The Pacific Beach Company began selling lots in December 1887 with the college as one of the subdivision’s primary attractions. A four-block parcel in the center of the community was set aside and in January 1888 the cornerstone of the San Diego College of Letters was laid. When the college opened in September Mrs. Thorpe recalled that both she and her daughter Lulo attended classes. Both also appeared at other college activities; a reception for the college president in October featured a new poem, ‘Margaret’, by Rose Hartwick Thorpe, author of ‘Curfew Must Not Ring Tonight’, read by that gifted lady. At the college’s first commencement the following summer, Miss Lulo Thorpe, daughter of Rose Hartwick Thorpe, the gifted authoress of ‘Curfew Must Not Ring Tonight’, read an able and interesting history of the school year.

E. C. Thorpe joined the real estate boom by becoming a dealer in ‘portable houses’, small wooden structures held together by pins rather than nails or screws. Apparently the Thorpes lived in one themselves; reliving the ‘old days’ for PB’s fiftieth anniversary celebration in 1937 Mrs. Thorpe recalled that ‘We moved our portable cottage to Pacific Beach, and we thus became the very first settlers there’.

However, the great boom came to an end in early 1888. E. C. Thorpe later wrote that the depression that followed in the wake of the boom necessitated the closing of the college in 1890 and many moved away so that by the following year only three or four families remained in the college settlement. One of those that remained was the Barnes family, whose sons Edward and Theodore had also been students at the college. The Thorpes and the Barnes were soon to discover a new source of prosperity in Pacific Beach, lemon cultivation. They also became neighbors, their lemon ranches on opposite sides of Lamont Street, between Diamond and Emerald, the Barnes to the west and the Thorpes to the east. In 1895 Edward Barnes and Lulo Thorpe were married and the couple moved to their own lemon ranch next to his father’s, on Jewell Street.

Rose Hartwick Thorpe was a world-renowned celebrity and always in demand at cultural and artistic events but her husband also became popular as a performer, adopting the character of ‘Hans’ and performing recitations in the broken English of a Dutchman. A favorite was ‘Dot Bacific Peach Flea’ (‘Vot schumps und viggles und bites . . . Und keepen me avake effry nights’). The Thorpes frequently combined their talents for public recitations. In 1890 the ‘popular gifted litterateurs Edward Carson Thorpe and Rose Hartwick Thorpe charmed the hearts of their hearers from first to last. ‘Hans’, as usual, convulsed his audience with laughter. The famed authoress of ‘Curfew Must Not Ring Tonight’ won her audience, as she always does, by rendering her own compositions’.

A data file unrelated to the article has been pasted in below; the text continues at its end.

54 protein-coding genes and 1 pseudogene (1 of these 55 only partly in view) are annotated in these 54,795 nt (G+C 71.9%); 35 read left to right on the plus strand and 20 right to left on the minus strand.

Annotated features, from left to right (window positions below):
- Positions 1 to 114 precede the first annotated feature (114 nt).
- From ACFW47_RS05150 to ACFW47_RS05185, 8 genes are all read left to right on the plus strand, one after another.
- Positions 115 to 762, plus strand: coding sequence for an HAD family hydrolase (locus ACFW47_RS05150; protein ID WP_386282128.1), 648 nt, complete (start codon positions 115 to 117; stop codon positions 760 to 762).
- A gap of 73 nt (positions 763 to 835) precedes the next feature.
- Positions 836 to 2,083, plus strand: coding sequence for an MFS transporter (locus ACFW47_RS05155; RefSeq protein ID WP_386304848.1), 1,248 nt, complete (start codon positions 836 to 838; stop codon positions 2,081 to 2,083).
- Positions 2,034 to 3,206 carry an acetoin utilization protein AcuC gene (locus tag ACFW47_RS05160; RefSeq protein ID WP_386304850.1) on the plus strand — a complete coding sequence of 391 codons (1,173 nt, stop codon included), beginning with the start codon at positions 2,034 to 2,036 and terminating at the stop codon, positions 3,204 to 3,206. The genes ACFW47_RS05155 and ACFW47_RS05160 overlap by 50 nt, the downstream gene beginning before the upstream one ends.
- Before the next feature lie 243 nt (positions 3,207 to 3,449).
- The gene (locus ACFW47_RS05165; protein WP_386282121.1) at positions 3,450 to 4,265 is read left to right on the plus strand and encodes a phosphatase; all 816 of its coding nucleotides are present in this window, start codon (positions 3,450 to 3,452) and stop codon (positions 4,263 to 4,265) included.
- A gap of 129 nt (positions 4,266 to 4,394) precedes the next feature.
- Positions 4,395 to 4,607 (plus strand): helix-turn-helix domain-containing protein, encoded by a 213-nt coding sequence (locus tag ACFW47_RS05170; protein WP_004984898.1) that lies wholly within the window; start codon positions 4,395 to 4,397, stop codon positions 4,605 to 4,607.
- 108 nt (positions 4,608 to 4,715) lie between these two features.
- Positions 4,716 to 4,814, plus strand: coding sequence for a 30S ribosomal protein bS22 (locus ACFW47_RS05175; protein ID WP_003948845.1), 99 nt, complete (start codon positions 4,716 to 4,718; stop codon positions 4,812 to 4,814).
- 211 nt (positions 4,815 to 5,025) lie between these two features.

Rose Hartwick Thorpe also did her part to improve the cultural environment of the community. In 1895 the ladies of Pacific Beach met at her home and formed a reading club, with Mrs. Thorpe as president. For years the club met at members homes (the members were all women) but in 1911 they built their own clubhouse, now the Pacific Beach Womans Club, at 1721 Hornblend Street.

Lemon ranching dominated Pacific Beach for more than a decade after the college collapsed but when residential growth resumed in the late 1890s E. C. Thorpe also became a building contractor. Much of his business was in La Jolla and in 1901 the Thorpes moved into a cottage he had built there, selling the orchard and home in Pacific Beach to their daughter and son-in-law. In 1906 both families moved downtown, the Thorpes to 3rd Avenue in Hillcrest and then to locations in Mission Hills overlooking San Diego Bay and the Barnes to 4th Avenue, across Upas Street from his parents, who had also sold their Pacific Beach ranch and moved to the city. After E. C. Thorpe died in 1916 Mrs. Thorpe moved back to Hillcrest and later joined the Barnes colony at 4th and Upas. Rose Hartwick Thorpe died in 1939 at the age of 89.

After the Thorpes and the Barnes left Pacific Beach their former home at Lamont and Emerald became the parsonage for the Methodist Church and later the home of ‘Mother’ Davis, whose son, Capt. Thomas A. Davis, was the founder and long-time president of San Diego Army and Navy Academy. In 1957 the old house burned to the ground in a spectacular blaze witnessed by many in Pacific Beach (myself included).

Few people today have heard of Rose Hartwick Thorpe or ‘Curfew Must Not Ring Tonight’ but one of her poems may actually have changed the map of San Diego. The shallow lagoon south of Pacific Beach had originally been called False Bay to distinguish it from San Diego Bay, the ‘true’ natural harbor further to the south. Mrs. Thorpe is said to have suggested that ‘Mission Bay’ would be a more fitting name and her poem ‘Mission Bay’ (‘now blue, now gray’) in the August 1888 Golden Era initiated the campaign to rename it. Although the bay was known by both names for years her choice became increasingly popular and False Bay was officially renamed Mission Bay in 1915.

RHT - Autograph